The blast in Panjgur outside a football stadium is a condemn able incident that led to the loss of two lives. It is always a tragedy when something like this happens, but it is also important to see the silver linings; a remote-controlled IED in the past could have led to the deaths of countless citizens. The fact that the damage was minimal is testament to the efforts of the security forces of Pakistan. Where once we were used to hearing news about scores dying as a result of terror attacks, the militant footprint has now been reduced to a minimum, and sporadic remote-controlled devices are the best terrorists have been able to manage in years.
An incident of this sort is low-risk and high-reward for terror outfits; soft targets have been the only avenue available for militants to try and use violence to scare the public. In recent times this is the best they have been able to achieve. Quite naturally, even losing one Pakistani citizen’s life is a big loss, but we must acknowledge the strides made. It is also quite clear that while the attacks are concentrated on Pakistan’s western side, their funding and planning comes from the east. India’s involvement in Baluchistan and fomenting terror where possible has been exposed by Pakistan’s foreign office and the armed forces. There is really nowhere for New Delhi to hide—the dossier submitted by Pakistan’s authorities to the international community is extensive and unabashedly explains exactly how attacks of this nature are carried out.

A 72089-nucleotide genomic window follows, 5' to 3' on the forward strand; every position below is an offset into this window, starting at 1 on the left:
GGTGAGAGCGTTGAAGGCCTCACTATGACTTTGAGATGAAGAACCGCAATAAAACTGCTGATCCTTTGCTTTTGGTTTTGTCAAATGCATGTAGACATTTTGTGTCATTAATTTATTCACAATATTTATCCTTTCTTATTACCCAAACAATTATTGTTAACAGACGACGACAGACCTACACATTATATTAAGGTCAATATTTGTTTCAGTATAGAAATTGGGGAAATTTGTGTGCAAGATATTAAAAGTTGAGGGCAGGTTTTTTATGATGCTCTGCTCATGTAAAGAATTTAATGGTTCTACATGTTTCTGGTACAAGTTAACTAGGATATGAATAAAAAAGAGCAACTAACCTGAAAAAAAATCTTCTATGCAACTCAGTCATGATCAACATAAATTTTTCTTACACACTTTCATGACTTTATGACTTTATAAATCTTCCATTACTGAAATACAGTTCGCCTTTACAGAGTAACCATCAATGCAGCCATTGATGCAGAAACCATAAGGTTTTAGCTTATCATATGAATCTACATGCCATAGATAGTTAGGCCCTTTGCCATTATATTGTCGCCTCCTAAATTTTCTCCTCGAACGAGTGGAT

No one has claimed responsibility for this incident as of yet, but then again, many of the terror attacks that might have come from Indian handlers do not always have any terror outfit’s name attached to it. India can try whatever it wants; Pakistan will not deviate from its foreign policy goals. Whether it’s the Kashmir issue, the friendship with China or any other decision India chooses to pit itself against, our security forces will be ready to respond to New Delhi’s transgressions time and again.